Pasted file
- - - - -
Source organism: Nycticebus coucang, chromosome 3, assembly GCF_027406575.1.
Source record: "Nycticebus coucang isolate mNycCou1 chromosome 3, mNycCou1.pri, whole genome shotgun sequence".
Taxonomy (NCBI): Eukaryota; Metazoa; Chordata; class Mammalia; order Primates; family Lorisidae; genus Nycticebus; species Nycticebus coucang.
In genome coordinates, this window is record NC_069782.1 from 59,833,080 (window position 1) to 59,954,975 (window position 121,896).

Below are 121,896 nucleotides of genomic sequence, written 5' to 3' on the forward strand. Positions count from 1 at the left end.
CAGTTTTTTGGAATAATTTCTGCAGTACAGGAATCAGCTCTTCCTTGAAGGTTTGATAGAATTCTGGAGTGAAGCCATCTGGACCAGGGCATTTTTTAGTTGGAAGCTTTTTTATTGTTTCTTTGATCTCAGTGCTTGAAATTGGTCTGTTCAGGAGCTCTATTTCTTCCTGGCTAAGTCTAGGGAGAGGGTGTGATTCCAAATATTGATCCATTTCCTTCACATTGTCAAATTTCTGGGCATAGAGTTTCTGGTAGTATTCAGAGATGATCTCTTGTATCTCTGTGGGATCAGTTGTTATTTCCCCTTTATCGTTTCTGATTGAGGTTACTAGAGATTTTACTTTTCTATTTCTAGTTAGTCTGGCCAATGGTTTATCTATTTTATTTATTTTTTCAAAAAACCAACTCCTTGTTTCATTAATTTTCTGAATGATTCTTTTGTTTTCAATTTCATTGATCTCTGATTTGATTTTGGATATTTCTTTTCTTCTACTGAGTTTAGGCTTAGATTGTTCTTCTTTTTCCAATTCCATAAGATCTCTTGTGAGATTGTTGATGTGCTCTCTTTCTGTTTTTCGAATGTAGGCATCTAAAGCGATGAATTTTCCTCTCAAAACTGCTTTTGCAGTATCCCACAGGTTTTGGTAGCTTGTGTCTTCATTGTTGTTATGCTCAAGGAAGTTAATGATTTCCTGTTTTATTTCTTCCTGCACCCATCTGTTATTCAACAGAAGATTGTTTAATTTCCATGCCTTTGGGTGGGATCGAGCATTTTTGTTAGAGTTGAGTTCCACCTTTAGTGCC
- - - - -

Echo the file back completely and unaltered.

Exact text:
Source organism: Nycticebus coucang, chromosome 3, assembly GCF_027406575.1.
Source record: "Nycticebus coucang isolate mNycCou1 chromosome 3, mNycCou1.pri, whole genome shotgun sequence".
Taxonomy (NCBI): Eukaryota; Metazoa; Chordata; class Mammalia; order Primates; family Lorisidae; genus Nycticebus; species Nycticebus coucang.
In genome coordinates, this window is record NC_069782.1 from 59,833,080 (window position 1) to 59,954,975 (window position 121,896).

Below are 121,896 nucleotides of genomic sequence, written 5' to 3' on the forward strand. Positions count from 1 at the left end.
CAGTTTTTTGGAATAATTTCTGCAGTACAGGAATCAGCTCTTCCTTGAAGGTTTGATAGAATTCTGGAGTGAAGCCATCTGGACCAGGGCATTTTTTAGTTGGAAGCTTTTTTATTGTTTCTTTGATCTCAGTGCTTGAAATTGGTCTGTTCAGGAGCTCTATTTCTTCCTGGCTAAGTCTAGGGAGAGGGTGTGATTCCAAATATTGATCCATTTCCTTCACATTGTCAAATTTCTGGGCATAGAGTTTCTGGTAGTATTCAGAGATGATCTCTTGTATCTCTGTGGGATCAGTTGTTATTTCCCCTTTATCGTTTCTGATTGAGGTTACTAGAGATTTTACTTTTCTATTTCTAGTTAGTCTGGCCAATGGTTTATCTATTTTATTTATTTTTTCAAAAAACCAACTCCTTGTTTCATTAATTTTCTGAATGATTCTTTTGTTTTCAATTTCATTGATCTCTGATTTGATTTTGGATATTTCTTTTCTTCTACTGAGTTTAGGCTTAGATTGTTCTTCTTTTTCCAATTCCATAAGATCTCTTGTGAGATTGTTGATGTGCTCTCTTTCTGTTTTTCGAATGTAGGCATCTAAAGCGATGAATTTTCCTCTCAAAACTGCTTTTGCAGTATCCCACAGGTTTTGGTAGCTTGTGTCTTCATTGTTGTTATGCTCAAGGAAGTTAATGATTTCCTGTTTTATTTCTTCCTGCACCCATCTGTTATTCAACAGAAGATTGTTTAATTTCCATGCCTTTGGGTGGGATCGAGCATTTTTGTTAGAGTTGAGTTCCACCTTTAGTGCC